Streaming video: 30 million Boomers can’t be wrong
Recent data from the Consumer Electronics Association (CEA) tells us two-thirds (68%) of 13-34 year olds subscribe to a video streaming service, primarily Netflix, Amazon Prime or Hulu. Yes, many are watching courtesy of their Gen X/Boomer parents’ subscriptions, but it’s still an impressive number.
Sour grapes alert:
Predictably, the Millennial-fixated crowd will overlook the growing importance of the Pig In The Python … the Baby Boom generation.
The CEA report also shows 35% of 50-64 year olds subscribe to streaming services. Adding Boomers aged 65 to 69, that projects to around 27 million of us. After an estimated 10% growth for Q2 through Q4, it will be 30 million by year end. Far out!
The streaming services leader is Netflix, with 40+ million U.S subscribers and 62.3 million worldwide (HT Fortune/Variety).
Netflix didn’t get to be the big dog by leaving money on the table. It’s a lesson for any disruptive brand: be Boomer inclusive. We don’t mean feely-touchy PC social outreach, but old-fashioned ruthless greed. Grab the other guy’s market share while he’s asleep.
Unlike thinkers stuck in the 18-49 demographic box, Netflix kept Boomers in focus. Their portfolio includes scads of shows and movies harking back to our heyday. From M*A*S*H to Magnum PI to Star Trek: The Next Generation and Doctor Who, we can settle down to a fun evening of streaming at our own pace.
And, defying adland’s odd notion that Americans over 50 cannot adapt – except for learning how to dispose of adult diapers responsibly – some of Netflix’ top series make it clear Boomers are still taking names and kicking butt.
Don’t take our word for it – just ask Frank “House of Cards” Underwood (56), Walter “Breaking Bad” White (59), or Frank “Lilyhammer” Tagliano (65). But remember to ask nicely.
Connections: Boomers become more important to conventional TV
The heavy use of streaming by Millennials means a shift away from conventional television. In fact, Nielsen has been tracking a steady decline over the last four years, accelerating in 2014, to the alarm of network executives and advertisers.
Weekly TV viewing among 18-34 year-olds plunged from 25.5 hours in Q4 2011 to 18.5 hours in Q4 2014 – down by an hour a day.
With their understandable focus on Nielsen’s Millennial data, many missed a key implication for Boomers. TV viewership among those 55+ stayed steady, declining only about 2% since 2010.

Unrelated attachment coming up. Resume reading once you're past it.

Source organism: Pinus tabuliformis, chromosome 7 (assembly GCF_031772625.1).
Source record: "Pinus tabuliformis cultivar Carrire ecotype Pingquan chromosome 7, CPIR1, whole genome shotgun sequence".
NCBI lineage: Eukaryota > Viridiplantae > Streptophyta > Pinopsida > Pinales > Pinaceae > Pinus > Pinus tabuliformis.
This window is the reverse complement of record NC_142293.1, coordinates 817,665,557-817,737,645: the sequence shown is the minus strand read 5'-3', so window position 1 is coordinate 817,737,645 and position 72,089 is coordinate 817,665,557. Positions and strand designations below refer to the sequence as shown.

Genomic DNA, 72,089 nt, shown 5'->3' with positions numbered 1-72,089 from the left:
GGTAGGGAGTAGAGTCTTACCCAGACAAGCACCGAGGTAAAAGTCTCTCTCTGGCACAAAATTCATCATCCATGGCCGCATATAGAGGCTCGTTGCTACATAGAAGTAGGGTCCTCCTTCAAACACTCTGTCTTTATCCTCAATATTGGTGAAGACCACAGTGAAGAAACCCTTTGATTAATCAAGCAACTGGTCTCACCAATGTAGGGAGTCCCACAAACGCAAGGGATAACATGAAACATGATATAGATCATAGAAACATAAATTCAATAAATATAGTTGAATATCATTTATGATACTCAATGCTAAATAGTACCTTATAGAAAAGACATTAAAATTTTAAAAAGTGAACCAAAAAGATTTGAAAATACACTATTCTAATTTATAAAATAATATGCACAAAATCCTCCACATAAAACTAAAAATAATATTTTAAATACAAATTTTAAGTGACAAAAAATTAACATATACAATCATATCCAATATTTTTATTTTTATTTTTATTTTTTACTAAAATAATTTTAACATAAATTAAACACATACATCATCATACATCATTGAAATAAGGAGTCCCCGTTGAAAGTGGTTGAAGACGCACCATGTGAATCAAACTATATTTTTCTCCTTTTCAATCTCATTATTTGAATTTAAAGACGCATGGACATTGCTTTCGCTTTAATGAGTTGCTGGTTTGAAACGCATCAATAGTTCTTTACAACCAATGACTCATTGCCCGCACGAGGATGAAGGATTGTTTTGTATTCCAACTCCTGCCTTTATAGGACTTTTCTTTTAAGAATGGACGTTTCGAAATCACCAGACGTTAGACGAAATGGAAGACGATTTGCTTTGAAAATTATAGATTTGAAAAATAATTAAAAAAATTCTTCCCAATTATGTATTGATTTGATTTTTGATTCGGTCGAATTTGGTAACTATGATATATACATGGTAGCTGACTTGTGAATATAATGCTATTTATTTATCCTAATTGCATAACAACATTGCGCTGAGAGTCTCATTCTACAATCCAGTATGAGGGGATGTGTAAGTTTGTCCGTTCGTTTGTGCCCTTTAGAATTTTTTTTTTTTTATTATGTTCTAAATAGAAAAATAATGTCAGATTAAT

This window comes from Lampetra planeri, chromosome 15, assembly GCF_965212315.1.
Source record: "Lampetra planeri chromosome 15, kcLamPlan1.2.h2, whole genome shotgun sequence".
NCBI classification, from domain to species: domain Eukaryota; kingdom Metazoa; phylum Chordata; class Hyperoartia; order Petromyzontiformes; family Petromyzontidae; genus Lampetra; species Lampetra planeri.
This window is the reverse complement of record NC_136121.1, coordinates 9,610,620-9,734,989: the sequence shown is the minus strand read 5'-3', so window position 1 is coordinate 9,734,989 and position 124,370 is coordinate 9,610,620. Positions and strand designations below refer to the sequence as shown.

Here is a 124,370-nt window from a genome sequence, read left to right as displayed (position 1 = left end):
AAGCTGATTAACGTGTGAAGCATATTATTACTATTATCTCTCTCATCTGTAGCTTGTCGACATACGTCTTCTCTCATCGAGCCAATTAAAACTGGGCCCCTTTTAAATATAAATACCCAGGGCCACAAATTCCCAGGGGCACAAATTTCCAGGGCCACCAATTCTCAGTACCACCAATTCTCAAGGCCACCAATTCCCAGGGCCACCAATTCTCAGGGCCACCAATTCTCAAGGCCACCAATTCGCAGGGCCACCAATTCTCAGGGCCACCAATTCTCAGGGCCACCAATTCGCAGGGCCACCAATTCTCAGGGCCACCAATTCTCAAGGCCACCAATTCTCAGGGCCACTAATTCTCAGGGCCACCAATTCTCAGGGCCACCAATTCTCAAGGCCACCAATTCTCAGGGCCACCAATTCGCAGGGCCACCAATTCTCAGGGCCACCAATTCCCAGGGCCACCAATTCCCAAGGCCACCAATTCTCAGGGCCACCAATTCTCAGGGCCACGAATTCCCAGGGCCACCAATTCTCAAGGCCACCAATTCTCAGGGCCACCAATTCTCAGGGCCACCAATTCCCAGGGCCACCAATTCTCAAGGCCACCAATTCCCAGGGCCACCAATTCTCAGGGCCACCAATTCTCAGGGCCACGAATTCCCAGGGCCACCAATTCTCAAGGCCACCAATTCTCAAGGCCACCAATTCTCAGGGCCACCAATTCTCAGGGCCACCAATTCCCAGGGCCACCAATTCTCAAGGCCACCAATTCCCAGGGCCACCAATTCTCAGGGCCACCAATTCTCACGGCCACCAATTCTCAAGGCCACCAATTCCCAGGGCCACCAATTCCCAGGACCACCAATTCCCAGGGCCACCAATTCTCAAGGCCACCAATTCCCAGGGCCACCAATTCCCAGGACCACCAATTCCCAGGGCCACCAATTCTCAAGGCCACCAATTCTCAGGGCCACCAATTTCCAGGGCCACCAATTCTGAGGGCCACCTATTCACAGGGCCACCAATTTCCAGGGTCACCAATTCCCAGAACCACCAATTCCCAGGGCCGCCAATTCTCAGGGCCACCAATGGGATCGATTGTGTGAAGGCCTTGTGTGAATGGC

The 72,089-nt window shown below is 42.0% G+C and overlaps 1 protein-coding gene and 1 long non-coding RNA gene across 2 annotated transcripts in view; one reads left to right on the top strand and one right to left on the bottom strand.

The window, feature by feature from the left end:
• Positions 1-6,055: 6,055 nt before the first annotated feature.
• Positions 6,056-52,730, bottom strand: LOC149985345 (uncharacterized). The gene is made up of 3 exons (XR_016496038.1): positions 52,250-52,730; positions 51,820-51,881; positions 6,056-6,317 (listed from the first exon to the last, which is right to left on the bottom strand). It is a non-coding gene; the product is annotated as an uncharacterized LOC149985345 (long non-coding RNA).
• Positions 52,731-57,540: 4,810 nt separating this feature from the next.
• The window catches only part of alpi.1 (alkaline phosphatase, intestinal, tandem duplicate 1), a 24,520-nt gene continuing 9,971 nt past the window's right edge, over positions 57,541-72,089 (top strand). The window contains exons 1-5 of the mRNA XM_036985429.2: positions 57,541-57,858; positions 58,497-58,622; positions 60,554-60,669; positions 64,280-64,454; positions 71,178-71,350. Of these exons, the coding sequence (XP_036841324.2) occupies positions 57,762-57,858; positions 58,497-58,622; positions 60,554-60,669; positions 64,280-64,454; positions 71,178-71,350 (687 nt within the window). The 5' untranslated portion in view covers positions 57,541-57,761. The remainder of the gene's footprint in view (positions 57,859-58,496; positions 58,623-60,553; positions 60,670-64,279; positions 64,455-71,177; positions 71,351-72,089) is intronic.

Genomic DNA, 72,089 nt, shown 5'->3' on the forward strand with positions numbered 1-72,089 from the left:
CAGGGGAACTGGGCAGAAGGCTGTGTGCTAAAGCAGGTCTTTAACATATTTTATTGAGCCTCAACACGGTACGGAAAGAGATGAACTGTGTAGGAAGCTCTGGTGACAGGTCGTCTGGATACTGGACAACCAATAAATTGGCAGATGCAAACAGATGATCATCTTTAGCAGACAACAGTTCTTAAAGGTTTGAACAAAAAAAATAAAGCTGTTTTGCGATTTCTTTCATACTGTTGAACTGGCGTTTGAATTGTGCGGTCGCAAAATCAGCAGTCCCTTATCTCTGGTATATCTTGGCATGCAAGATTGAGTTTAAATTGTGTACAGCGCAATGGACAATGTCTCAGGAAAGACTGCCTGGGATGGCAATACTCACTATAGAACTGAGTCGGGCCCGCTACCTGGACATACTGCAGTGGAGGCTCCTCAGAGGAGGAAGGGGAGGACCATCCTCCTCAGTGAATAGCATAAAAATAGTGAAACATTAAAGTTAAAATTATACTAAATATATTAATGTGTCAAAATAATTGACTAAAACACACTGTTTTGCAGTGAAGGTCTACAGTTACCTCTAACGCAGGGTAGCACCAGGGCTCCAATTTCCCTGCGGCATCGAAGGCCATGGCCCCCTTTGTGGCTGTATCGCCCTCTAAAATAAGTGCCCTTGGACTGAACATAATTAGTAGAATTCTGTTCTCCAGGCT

Despite our apparent lack of appeal to mainstream brands, by default, we now become a more important segment of the television audience.
It’s time for some Frank Underwood style thinking: throw old ideas about Boomers under the bus.
In olden days a glimpse of stocking was thought of as something shocking
Our “30 million Boomers can’t be wrong” theme channels a 1929 Broadway show, 50 Million Frenchmen Can’t Be Wrong, The music was by Cole Porter, famous for inventive lyrics that are still unrivaled today. Except of course for seminal breakthroughs like ooh baby, yo baby, yeah, yeah, baby.
The Roaring Twenties were the golden age of the Flapper. Hemlines were down near the floor at the dawn of the decade but reached – sorry, can’t resist – new heights by 1929.
In 1932, Porter commemorated the departure of old thinking with Anything Goes. It’s been a standard ever since; check out a terrific Canadian schoolkid flash mob version. The opening lines tell it all …
“In olden days a glimpse of stocking was thought as something shocking, now, heaven knows, anything goes …”
Those words should be on every whiteboard in every brand manager’s office in the country as a reminder that olden days thinking in the 50+ space doesn’t work any more.
For starters, we have more buying power than that of Germany.
And, like Germany, we have our own language – Boomer-speak. It’s not something one can learn from streaming That 70s Show reruns, but our expert dialog coaches are ready to help visionaries willing to take a leap of faith.
As Frank Underwood puts it: “It’s so refreshing to work with someone who’ll throw a saddle on a gift horse rather than look it in the mouth”